Originally released in platinum three years ago and then in pink gold the following year, A. Lange & Söhne returns to the Richard Lange Jumping Seconds at SIHH 2019, now with a white gold case with a black dial. And unlike the earlier iterations that were limited to 100 pieces each, the new model is part of the regular collection.
To recap, the Richard Lange Jumping Seconds is a regulator-style watch with overlapping sub-dials for the seconds, minutes and hours, arranged in a triangle.
The significance here is the inverted colour scheme of the grained black dial with white printed tracks and Roman numerals. The look is somewhat reminiscent of Richard Lange Pour le Mérite in white gold of 2016.
Visual interest is maintained via red accents on the quarters of the minutes sub-dial. Additionally, a small triangular cutout at six o’clock serves as the power reserve indicator, showing red when the mainspring is nearly empty.
Unusually for a regulator watch, the seconds hand is most prominent, being on the largest sub-dial at 12 o’clock. The reason for this is the deadbeat seconds function, where the seconds hand ticks in one-seconds steps like a quartz watch. This represents a nod to 19th century watches when deadbeat seconds pocket watches were conceived for easier synchronisation of the time.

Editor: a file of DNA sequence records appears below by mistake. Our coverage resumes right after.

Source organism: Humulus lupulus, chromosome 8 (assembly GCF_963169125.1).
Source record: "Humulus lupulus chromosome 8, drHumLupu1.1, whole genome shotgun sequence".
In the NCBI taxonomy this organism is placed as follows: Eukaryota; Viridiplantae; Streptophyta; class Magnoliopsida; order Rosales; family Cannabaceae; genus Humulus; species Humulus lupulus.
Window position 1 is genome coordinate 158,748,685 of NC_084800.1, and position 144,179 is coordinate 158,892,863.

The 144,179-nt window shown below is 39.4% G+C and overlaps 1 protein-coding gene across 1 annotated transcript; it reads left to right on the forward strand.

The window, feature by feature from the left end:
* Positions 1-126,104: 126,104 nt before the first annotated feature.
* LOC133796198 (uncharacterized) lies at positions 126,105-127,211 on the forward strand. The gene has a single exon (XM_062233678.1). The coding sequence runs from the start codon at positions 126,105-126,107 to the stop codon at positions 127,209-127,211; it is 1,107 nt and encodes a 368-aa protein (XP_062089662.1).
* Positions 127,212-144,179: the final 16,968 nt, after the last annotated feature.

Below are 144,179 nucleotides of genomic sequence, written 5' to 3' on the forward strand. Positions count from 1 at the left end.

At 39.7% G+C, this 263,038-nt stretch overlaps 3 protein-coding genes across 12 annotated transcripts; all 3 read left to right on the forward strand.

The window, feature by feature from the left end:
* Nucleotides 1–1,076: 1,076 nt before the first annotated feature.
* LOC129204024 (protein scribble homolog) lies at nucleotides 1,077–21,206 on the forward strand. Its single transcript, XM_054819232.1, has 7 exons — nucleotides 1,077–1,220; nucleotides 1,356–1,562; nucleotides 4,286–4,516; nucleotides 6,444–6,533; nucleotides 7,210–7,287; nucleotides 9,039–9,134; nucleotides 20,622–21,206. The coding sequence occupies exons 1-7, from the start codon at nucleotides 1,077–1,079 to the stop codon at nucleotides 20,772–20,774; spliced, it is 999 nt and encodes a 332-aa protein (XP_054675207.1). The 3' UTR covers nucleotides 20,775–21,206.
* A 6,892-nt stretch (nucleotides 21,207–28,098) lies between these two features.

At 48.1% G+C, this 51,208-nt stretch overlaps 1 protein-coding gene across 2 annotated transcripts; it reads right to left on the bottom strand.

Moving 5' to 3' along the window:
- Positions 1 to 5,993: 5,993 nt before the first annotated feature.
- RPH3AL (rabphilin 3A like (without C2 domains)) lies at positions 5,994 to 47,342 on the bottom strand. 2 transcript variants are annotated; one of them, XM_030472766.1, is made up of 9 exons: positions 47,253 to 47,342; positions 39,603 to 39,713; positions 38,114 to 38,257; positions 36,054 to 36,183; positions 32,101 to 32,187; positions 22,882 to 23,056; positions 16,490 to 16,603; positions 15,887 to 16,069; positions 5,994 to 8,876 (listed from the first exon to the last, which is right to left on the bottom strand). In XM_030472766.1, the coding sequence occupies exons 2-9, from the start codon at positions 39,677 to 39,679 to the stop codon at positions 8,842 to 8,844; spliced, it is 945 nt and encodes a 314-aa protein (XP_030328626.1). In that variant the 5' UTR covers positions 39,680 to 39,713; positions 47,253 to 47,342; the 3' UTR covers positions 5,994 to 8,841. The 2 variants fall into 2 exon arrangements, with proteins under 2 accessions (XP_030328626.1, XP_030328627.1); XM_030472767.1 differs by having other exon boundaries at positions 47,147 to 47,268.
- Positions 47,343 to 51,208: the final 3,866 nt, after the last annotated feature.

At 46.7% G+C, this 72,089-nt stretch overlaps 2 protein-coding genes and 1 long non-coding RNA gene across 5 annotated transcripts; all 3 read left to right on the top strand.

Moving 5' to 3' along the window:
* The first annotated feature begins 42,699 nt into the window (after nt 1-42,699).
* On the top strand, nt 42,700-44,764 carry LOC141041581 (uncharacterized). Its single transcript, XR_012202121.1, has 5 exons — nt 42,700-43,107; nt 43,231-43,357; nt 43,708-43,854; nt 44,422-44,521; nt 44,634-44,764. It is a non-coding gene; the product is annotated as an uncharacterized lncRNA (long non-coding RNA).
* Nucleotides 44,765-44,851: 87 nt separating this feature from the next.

Most modern deadbeat seconds are designed with what is fundamentally a regular movement, but with an additional gear train to create the jumping seconds function that serves no genuine timekeeping purpose.
The L094.1 movement in the Richard Lange Jumping Seconds, however, was designed from the ground up with a remontoir, a buffer spring that serves as a constant force mechanism by smoothing out the varying torque from the mainspring as it winds down.
The remontoir delivers controlled, consistent bursts of power to the regulating organ of the timepiece. Isochronism is therefore improved and thus, accuracy is maintained independent of the remaining power in the mainspring.
The remontoir inside the L094.1 is designed to recharge every second, making it perfect for driving the jumping seconds hand. The priming of the remontoir is visible through a cutout of the movement’s massive half-plate.
Meanwhile, the other half of the movement houses both the auxiliary geartrain for the jumping seconds and a plethora of levers. These levers form another feature of the movement – the second hand resets to zero and stops when the crown is pulled out, making time setting more precise.
As with Lange’s mid to high-end watches, timekeeping is further improved by having a freesprung balance wheel coupled with an overcoil for the hairspring.
Price and Availability
The Richard Lange Jumping Seconds in white gold with a black dial (ref. 252.029) is priced at €71,000 including 19% German tax.
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